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With the advent of the streetcar system in Atlanta, Virginia Highland became a weekend picnic destination for those wanting to get out of the hustle and bustle of downtown Atlanta, according to Lola Carlisle, who co-authored a book on the neighborhood, “Images of America: Virginia Highland.”
Developers soon realized that with beautiful rolling hills and easy rail access it was a mecca for development. “Development started in the late 1800s and early 1900s and by the late 1920s much of what you see today was built,” said Carlisle. “Over the years, Virginia Highland attracted all types including European immigrants who felt comfortable in the familiar environment, with homes within easy walking distance to the shops and restaurants they needed.” Today, Virginia-Highland is commonly considered one of the best places to live in Atlanta and has around 7,800 residents. Single-family homes start in the $400,000s and go to over $1 million, although it’s possible to find condominiums in the $200,000s.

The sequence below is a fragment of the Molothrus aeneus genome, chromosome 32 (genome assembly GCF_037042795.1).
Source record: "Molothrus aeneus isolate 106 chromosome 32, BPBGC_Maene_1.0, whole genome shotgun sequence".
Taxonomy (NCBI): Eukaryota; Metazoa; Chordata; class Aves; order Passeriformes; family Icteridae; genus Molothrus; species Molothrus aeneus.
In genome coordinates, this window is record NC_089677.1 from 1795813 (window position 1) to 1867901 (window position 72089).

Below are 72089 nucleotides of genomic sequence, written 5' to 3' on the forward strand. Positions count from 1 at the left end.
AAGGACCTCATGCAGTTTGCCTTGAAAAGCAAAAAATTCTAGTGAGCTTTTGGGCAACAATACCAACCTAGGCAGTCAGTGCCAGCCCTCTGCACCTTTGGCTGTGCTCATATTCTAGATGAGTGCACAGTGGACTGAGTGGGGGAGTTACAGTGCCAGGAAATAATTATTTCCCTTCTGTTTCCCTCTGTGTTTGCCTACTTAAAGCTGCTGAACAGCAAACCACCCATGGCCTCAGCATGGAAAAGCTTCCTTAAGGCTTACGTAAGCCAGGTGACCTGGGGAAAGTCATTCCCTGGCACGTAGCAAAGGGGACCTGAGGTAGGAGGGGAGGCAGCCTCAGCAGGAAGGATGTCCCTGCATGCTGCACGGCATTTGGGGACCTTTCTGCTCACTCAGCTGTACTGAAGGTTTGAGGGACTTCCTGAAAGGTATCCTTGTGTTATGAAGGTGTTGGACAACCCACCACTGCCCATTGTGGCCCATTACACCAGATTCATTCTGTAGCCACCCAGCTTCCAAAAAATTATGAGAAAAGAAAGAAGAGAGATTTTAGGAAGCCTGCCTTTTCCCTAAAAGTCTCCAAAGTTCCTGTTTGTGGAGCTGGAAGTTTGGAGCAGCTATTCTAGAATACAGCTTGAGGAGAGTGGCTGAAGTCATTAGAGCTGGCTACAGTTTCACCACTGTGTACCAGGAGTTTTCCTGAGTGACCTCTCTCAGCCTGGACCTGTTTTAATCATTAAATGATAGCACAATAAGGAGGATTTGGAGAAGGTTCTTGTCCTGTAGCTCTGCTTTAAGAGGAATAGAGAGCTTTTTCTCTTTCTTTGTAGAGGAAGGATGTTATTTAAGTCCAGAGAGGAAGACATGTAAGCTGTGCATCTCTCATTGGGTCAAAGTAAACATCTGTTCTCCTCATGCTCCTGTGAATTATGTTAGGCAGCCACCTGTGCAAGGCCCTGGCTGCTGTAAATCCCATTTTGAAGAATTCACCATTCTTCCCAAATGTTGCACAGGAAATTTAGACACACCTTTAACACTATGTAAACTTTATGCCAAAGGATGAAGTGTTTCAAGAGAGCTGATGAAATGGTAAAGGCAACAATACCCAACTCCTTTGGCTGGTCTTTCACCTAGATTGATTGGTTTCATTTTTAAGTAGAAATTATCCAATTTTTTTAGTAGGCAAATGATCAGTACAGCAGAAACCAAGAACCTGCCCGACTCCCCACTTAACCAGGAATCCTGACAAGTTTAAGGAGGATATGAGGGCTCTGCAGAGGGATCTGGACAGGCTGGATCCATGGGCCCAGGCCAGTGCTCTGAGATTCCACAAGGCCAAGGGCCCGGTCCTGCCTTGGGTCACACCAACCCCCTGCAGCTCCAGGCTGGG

Virginia-Highland is walkable, dog-friendly and family-friendly with excellent public schools: Morningside Elementary, Spark Elementary, Inman Middle School and Grady High School. Virginia-Highland’s restaurants and stores are a draw to those from all over Atlanta and within easy walking distance from many homes. Area parks include John Howell Park, New Highland Park, Orme Park, Piedmont Park and Wildwood Park. There is also a very active civic association that oversees many aspects of the neighborhood’s development.
Ponce City Market, a mixed-use development, is underway in the old Sears Building in the Old Fourth Ward and will be an excellent place to shop, in addition to the popular area stores like Trader Joe’s. Festivals abound including the Summerfest Festival typically held on the first full weekend in June.
Regional medical centers include Piedmont Healthcare, Emory Hospital, Grady and North DeKalb Hospital.